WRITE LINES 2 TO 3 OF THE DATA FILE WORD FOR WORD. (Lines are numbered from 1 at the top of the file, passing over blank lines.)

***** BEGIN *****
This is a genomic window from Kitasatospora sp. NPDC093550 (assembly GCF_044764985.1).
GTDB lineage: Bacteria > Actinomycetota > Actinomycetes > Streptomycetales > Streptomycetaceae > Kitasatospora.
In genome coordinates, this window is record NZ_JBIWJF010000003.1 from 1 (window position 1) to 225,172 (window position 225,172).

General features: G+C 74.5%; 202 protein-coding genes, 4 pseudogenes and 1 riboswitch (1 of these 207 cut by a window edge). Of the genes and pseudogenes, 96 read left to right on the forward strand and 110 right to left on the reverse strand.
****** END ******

GTDB lineage: Bacteria > Actinomycetota > Actinomycetes > Streptomycetales > Streptomycetaceae > Kitasatospora.
In genome coordinates, this window is record NZ_JBIWJF010000003.1 from 1 (window position 1) to 225,172 (window position 225,172).